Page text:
WASHINGTON (AP) — House intelligence chairman Devin Nunes met on the White House grounds with the source of the claim that communications involving President Donald Trump's associates were caught up in "incidental" surveillance, the congressman's spokesman said Monday.
The meeting occurred before Nunes disclosed at a news conference that U.S. spy agencies may have inadvertently captured Trump and his associates in routine targeting of foreigners' communications.
"Chairman Nunes met with his source at the White House grounds in order to have proximity to a secure location where he could view the information provided by the source," Nunes spokesman Jack Langer said.
Previously, Nunes, R-Calif., would not say where he met his secret source. He has still not revealed who it might be.
Nunes' connection to the White House has raised concerns that his committee's investigation is not a bipartisan, independent probe. He was a member of Trump's presidential transition team, as well.
The Senate intelligence committee is also conducting an investigation into Russia's interference in the election and possible ties with the Trump campaign.
On Monday, the White House confirmed that Trump's son-in-law, Jared Kushner, has volunteered to be interviewed by the Senate committee about arranging meetings with the Russian ambassador and other officials. Kushner is the fourth Trump associate to offer to be interviewed by the congressional committees looking into the murky Russia ties. Trump's former campaign chairman, Paul Manafort, Trump adviser Carter Page and Trump associate Roger Stone last week volunteered to speak as well.
Manafort, Page and Stone's announcements last week that they would be interviewed came amid Nunes' disclosures about the new intelligence he had seen.
The White House was asked repeatedly last week about whether it was the source of Nunes' information.
On Thursday, spokesman Sean Spicer mocked the idea, suggesting it didn't pass "the smell test."
"I don't know why he was coming up to brief the president on something that we gave him," Spicer told reporters, adding: "It doesn't really seem to make a ton of sense."
Nunes' office said the information provided to the chairman came from "executive branch documents that have not been provided to Congress."
The House intelligence committee has a facility where classified information can be viewed and discussed, but Nunes' spokesman said the circumstances required that Nunes go to the White House grounds.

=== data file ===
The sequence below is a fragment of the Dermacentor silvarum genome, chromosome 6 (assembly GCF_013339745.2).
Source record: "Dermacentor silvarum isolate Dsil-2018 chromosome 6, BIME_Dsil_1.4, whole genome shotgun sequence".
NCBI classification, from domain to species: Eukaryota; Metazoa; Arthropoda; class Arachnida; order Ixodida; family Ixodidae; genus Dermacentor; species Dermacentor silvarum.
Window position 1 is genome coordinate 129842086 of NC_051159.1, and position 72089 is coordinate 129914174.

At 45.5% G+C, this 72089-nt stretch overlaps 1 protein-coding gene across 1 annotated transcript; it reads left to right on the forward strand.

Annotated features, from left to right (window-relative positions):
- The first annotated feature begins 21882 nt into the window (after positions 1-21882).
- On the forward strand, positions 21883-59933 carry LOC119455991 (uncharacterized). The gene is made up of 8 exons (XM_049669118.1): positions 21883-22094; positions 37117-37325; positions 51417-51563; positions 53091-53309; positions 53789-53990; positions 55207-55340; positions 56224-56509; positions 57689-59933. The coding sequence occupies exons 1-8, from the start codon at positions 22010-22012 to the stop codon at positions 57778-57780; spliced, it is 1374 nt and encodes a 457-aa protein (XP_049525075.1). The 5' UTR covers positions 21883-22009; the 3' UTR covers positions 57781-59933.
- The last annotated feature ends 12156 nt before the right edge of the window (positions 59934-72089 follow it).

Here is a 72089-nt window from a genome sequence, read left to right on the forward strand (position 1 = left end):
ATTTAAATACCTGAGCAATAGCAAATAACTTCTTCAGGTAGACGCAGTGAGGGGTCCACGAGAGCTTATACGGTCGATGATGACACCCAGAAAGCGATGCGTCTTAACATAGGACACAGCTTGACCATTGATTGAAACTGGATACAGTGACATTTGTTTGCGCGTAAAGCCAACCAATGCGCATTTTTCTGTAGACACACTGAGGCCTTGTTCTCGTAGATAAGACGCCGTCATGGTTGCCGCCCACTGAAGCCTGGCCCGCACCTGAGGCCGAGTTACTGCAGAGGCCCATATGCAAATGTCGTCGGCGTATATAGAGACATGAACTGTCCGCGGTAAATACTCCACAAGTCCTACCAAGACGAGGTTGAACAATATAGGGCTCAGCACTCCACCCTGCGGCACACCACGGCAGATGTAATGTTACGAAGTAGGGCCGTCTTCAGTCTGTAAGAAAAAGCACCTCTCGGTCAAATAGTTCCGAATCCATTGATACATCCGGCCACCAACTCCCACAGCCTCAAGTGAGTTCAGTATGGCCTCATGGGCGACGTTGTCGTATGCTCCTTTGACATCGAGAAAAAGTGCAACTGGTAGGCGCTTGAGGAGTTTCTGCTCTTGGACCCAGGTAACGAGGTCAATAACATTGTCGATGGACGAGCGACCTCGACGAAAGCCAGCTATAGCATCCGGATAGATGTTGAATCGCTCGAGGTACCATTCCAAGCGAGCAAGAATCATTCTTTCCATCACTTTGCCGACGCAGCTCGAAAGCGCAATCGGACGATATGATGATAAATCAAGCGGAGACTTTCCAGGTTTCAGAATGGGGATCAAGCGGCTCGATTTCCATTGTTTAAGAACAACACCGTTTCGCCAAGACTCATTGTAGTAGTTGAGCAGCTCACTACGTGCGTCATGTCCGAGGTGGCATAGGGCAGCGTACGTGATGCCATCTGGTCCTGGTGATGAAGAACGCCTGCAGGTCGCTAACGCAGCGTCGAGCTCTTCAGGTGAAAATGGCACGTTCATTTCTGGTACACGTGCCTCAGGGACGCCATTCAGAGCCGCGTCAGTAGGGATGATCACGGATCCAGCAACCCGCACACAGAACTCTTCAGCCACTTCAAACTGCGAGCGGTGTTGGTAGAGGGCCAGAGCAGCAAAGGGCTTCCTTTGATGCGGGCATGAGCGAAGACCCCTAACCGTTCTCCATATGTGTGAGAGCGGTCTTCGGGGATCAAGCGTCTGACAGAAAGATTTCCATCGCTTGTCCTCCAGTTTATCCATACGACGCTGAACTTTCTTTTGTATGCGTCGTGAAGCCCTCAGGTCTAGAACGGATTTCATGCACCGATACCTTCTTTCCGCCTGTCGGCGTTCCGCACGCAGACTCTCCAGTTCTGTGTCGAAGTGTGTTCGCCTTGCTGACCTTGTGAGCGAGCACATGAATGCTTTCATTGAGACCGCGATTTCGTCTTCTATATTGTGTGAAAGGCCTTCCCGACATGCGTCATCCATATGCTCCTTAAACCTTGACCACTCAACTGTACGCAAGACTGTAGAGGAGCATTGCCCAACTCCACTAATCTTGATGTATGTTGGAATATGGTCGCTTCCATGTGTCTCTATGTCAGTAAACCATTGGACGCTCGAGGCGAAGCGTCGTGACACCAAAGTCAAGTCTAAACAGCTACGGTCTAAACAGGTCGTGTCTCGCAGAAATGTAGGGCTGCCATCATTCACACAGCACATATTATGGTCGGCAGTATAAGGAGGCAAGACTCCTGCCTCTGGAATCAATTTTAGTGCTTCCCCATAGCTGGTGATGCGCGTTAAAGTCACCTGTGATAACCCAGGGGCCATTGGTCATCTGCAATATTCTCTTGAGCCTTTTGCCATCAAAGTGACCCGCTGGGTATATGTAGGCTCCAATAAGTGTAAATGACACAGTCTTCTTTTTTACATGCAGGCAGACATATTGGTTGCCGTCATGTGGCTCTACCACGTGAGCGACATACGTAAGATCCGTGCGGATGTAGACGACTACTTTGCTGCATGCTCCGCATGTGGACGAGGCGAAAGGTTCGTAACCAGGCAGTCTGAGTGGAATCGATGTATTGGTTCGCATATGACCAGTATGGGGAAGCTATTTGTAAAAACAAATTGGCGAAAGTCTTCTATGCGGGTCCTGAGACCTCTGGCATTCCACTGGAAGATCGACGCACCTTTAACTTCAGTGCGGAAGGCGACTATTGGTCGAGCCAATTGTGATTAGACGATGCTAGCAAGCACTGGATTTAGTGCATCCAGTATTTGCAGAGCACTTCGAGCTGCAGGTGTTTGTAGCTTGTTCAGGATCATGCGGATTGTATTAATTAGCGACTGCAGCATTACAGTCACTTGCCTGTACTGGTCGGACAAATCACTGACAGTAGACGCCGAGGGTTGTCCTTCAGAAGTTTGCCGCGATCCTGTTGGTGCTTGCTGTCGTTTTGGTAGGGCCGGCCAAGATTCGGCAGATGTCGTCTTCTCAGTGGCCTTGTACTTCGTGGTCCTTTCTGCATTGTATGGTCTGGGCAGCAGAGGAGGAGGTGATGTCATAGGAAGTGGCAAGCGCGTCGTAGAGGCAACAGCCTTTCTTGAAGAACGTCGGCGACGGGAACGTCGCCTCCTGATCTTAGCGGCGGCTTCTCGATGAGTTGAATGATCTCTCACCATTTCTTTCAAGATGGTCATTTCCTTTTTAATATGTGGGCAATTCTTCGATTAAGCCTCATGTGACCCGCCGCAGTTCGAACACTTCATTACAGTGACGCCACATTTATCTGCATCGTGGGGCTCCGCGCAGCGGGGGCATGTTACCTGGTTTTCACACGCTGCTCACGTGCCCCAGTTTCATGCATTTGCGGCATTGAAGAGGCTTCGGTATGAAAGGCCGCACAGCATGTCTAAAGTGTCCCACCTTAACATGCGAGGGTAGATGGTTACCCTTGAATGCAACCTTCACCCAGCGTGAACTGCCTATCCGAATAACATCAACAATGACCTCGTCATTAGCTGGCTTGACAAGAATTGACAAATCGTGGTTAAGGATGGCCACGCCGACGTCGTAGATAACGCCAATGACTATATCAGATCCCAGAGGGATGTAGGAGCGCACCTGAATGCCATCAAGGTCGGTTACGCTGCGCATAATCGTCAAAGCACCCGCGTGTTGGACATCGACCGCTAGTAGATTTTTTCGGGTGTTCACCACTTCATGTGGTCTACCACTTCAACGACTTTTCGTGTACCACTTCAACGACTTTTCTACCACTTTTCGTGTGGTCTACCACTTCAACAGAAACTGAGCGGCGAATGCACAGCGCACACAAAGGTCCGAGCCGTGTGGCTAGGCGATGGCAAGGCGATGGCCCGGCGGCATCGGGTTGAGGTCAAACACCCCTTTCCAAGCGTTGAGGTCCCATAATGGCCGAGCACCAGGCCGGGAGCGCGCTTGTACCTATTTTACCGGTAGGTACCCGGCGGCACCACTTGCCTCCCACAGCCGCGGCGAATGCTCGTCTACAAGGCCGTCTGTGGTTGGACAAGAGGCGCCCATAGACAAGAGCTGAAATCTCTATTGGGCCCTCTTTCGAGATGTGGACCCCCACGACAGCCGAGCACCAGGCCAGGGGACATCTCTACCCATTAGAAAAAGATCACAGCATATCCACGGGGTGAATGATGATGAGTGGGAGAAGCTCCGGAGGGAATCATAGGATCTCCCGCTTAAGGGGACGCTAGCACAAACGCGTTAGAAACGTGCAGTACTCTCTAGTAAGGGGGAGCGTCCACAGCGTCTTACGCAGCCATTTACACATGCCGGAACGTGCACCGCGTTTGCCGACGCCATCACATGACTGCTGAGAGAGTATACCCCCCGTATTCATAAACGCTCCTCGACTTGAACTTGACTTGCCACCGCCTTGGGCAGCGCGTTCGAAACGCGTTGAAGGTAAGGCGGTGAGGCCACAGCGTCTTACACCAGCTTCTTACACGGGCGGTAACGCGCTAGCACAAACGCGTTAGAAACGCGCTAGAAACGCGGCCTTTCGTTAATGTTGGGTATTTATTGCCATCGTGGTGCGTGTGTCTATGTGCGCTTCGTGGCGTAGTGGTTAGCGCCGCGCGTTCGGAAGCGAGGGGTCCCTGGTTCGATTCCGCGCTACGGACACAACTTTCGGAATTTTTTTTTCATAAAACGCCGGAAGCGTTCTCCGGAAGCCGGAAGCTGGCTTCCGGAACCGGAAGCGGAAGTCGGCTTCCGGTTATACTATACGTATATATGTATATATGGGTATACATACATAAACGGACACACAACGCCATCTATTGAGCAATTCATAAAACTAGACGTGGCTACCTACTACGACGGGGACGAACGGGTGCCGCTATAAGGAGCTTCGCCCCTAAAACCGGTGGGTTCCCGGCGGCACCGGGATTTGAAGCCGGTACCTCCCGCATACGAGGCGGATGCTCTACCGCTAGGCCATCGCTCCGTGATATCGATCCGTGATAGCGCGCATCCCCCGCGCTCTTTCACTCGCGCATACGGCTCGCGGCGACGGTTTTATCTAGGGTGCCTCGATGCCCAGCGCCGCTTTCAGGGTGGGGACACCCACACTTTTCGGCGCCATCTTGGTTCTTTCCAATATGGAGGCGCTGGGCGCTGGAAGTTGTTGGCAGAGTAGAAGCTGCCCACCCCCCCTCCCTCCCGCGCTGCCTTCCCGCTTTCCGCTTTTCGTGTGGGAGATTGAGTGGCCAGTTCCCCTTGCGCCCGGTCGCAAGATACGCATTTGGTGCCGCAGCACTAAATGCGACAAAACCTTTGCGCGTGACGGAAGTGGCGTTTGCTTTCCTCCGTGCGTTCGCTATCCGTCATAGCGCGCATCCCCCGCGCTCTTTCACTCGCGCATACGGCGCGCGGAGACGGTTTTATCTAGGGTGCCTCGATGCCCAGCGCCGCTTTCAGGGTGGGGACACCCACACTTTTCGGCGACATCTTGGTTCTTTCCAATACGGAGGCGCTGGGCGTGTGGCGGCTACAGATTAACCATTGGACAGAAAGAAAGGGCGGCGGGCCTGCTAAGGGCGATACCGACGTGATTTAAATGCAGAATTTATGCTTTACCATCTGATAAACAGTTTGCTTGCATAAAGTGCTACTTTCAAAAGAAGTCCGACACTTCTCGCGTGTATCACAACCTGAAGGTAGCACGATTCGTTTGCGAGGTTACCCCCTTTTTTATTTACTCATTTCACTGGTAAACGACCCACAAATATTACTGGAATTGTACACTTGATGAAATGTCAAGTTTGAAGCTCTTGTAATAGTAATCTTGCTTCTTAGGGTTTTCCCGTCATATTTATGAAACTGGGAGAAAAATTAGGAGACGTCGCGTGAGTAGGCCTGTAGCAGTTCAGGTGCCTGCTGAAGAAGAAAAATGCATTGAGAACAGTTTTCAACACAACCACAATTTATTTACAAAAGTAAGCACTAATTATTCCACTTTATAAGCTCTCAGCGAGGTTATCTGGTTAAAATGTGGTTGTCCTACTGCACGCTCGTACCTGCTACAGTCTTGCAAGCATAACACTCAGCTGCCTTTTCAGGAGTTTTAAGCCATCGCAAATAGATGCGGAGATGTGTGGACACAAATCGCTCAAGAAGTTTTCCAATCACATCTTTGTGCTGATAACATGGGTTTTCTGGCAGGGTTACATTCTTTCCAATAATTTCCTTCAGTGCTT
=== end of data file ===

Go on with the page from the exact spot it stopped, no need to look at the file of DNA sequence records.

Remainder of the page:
"Because of classification rules, the source could not simply put the documents in a backpack and walk them over to the House Intelligence Committee space," Langer said. "The White House grounds was the best location to safeguard the proper chain of custody and classification of these documents, so the chairman could view them in a legal way."
The bizarre disclosure about the intelligence reports brought criticism from Democrats, especially those who sit on his committee and are working with him on an investigation into Russia's interference in the 2016 election. That investigation is also looking into possible ties between Trump associates and the Kremlin. Nunes said the intelligence reports were not related to Russia.
"The chairman is extremely concerned by the possible improper unmasking of names of U.S. citizens, and he began looking into this issue even before President Trump tweeted his assertion that Trump Tower had been wiretapped," Langer said.
The top Democrat on the House intelligence committee, Rep. Adam Schiff of California, said Nunes' meeting with his source appeared to have been "a dead-of-night excursion."
On Sunday, Schiff said on CBS' "Face the Nation," ''I think the chairman has to make a decision whether to act as a surrogate of the White House — as he did during the campaign and the transition — or to lead an independent and credible investigation."
Nunes' office did not immediately say what time the chairman met his source on White House grounds.
Any White House staffer can sign off on someone coming to the White House campus.
AP writers Vivian Salama and Jill Colvin contributed to this report.